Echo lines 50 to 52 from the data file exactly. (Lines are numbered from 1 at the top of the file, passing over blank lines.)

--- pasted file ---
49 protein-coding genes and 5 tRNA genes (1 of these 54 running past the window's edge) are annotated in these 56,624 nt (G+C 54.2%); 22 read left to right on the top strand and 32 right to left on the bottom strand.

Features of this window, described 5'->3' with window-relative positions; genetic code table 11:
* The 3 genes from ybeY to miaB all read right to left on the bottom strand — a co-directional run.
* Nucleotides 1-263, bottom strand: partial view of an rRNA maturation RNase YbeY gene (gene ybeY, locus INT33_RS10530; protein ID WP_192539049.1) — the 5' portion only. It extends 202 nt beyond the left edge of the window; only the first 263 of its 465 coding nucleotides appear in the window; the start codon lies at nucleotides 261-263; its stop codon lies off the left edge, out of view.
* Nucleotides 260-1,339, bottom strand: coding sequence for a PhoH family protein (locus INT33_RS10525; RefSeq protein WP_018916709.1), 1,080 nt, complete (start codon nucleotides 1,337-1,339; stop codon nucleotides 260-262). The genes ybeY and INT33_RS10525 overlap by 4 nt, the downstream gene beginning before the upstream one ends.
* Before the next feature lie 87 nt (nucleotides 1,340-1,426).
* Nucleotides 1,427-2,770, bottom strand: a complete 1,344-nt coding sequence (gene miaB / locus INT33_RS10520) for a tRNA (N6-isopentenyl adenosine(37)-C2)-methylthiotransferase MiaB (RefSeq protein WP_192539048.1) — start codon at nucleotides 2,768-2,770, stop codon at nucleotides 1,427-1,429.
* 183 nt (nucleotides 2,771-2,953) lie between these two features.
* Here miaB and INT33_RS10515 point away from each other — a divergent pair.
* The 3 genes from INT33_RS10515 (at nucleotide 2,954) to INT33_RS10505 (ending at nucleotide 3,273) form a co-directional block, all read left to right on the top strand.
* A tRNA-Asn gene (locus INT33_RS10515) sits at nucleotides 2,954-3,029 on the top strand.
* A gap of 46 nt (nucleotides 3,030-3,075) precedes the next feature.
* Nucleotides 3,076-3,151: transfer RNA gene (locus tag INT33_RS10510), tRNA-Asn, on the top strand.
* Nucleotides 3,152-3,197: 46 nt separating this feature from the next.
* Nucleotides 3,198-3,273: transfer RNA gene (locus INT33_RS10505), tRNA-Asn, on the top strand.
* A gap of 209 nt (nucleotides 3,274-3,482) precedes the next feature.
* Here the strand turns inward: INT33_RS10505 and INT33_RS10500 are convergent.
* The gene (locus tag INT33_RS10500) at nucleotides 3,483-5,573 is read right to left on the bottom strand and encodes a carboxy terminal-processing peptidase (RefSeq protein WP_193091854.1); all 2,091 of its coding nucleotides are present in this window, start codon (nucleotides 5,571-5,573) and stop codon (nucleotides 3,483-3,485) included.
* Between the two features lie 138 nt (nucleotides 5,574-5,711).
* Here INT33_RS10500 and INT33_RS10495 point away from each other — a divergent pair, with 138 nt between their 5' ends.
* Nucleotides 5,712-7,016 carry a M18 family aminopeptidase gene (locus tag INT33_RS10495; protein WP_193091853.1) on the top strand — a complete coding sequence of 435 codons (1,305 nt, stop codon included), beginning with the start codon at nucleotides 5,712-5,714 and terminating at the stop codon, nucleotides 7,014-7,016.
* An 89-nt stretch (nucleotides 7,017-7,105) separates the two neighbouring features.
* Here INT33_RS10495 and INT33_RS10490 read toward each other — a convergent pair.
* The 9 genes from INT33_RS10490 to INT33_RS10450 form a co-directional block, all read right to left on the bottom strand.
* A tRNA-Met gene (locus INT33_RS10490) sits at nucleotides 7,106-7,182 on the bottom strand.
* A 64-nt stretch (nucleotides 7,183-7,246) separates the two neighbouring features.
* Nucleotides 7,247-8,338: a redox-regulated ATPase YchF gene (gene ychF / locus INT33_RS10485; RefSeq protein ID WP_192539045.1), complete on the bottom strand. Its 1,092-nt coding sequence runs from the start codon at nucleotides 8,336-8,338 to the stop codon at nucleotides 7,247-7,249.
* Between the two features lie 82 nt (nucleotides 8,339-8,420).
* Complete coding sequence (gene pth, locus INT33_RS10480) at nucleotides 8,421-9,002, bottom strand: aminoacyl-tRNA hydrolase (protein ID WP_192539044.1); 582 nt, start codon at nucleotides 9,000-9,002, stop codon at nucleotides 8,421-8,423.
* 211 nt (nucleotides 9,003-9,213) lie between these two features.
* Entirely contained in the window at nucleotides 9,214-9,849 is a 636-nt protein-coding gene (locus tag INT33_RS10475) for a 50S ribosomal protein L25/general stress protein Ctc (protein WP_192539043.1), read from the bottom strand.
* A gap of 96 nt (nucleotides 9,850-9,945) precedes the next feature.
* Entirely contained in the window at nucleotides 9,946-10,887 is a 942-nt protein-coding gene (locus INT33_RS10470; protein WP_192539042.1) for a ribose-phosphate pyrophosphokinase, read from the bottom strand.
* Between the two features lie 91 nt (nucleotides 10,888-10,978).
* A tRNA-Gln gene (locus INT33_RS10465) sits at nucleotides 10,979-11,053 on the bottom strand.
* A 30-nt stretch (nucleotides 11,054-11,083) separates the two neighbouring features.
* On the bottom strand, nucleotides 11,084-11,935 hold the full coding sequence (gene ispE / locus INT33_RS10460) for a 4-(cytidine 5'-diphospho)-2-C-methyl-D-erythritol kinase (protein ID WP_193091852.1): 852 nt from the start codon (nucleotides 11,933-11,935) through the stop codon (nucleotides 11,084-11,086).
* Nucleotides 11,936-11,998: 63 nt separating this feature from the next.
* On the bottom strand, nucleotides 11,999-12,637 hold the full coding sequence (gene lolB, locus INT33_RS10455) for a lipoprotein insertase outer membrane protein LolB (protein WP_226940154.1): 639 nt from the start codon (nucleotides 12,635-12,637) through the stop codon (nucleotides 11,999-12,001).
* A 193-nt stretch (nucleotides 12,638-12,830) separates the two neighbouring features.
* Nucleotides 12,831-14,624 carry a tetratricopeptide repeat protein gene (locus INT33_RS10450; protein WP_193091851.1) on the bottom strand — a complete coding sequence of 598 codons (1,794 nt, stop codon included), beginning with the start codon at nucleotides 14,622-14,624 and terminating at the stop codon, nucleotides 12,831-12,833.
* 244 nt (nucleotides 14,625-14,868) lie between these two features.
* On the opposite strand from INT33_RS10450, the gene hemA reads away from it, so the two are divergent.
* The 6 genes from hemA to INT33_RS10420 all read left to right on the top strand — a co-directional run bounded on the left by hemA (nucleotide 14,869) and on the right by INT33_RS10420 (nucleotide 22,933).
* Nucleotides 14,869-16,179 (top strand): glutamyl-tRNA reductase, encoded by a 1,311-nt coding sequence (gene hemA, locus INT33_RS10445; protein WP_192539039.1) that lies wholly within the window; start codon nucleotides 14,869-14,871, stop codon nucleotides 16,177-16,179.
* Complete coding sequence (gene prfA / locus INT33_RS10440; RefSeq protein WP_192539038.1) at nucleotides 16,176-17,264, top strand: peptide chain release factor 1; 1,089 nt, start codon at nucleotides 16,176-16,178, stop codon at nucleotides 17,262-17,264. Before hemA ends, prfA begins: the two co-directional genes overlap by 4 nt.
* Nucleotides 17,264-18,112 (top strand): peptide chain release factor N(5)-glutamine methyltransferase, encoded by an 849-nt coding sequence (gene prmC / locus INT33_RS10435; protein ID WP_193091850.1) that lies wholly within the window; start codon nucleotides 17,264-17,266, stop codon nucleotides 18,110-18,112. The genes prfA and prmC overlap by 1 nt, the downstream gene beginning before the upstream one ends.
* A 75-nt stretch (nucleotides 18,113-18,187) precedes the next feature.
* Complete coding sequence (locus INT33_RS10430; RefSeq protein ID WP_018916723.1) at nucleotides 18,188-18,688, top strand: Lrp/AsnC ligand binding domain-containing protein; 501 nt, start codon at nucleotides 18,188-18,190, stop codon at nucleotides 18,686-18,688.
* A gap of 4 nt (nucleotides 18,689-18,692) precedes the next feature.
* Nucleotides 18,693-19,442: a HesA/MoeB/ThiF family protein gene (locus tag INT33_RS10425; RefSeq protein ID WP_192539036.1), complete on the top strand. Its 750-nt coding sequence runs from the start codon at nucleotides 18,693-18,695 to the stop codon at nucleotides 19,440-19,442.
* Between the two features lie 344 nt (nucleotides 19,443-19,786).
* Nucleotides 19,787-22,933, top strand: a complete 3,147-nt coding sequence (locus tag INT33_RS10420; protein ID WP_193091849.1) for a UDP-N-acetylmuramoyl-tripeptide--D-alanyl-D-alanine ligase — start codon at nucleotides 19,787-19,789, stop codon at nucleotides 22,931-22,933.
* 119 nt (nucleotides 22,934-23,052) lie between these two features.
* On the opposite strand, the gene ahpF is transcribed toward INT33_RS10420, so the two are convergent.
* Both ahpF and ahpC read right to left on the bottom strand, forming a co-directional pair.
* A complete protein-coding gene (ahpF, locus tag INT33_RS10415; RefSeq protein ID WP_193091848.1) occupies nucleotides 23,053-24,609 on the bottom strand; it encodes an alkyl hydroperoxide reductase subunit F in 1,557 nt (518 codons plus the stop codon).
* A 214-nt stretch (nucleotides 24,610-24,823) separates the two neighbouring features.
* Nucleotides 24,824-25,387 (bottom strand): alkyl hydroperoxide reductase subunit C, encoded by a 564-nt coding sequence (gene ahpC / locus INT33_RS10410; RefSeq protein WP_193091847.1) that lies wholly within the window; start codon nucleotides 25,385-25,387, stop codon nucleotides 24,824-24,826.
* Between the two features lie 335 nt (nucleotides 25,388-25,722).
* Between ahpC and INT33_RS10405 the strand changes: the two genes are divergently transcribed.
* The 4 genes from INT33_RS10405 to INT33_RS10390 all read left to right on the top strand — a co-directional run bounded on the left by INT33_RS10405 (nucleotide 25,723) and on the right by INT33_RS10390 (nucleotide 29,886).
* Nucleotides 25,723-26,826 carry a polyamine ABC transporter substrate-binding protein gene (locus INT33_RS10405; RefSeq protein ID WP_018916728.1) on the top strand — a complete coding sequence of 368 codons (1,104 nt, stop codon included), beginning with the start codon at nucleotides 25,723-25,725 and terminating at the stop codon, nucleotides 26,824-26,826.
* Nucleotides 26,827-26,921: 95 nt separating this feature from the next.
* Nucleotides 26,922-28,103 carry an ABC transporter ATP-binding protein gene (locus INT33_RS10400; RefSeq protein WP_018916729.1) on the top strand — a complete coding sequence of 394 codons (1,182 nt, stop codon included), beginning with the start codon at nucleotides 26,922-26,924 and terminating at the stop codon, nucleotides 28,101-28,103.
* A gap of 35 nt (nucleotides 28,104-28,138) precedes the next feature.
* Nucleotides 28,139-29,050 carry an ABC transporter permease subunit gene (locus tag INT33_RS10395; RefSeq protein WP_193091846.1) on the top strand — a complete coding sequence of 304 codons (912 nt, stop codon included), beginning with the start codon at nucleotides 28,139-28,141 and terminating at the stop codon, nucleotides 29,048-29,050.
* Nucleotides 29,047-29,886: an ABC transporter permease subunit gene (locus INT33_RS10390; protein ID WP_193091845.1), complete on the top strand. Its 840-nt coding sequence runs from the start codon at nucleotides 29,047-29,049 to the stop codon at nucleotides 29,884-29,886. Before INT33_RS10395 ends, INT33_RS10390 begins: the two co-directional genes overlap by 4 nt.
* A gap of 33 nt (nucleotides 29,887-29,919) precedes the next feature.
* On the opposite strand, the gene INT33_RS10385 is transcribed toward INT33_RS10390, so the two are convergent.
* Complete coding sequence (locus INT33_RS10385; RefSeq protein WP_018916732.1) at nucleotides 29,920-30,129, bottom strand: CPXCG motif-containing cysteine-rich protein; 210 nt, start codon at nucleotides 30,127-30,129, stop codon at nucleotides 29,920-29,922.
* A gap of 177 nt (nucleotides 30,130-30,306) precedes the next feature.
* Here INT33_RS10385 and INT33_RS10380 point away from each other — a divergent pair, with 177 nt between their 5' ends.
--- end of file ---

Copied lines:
* A gap of 4 nt (nucleotides 18,689-18,692) precedes the next feature.
* Nucleotides 18,693-19,442: a HesA/MoeB/ThiF family protein gene (locus tag INT33_RS10425; RefSeq protein ID WP_192539036.1), complete on the top strand. Its 750-nt coding sequence runs from the start codon at nucleotides 18,693-18,695 to the stop codon at nucleotides 19,440-19,442.
* Between the two features lie 344 nt (nucleotides 19,443-19,786).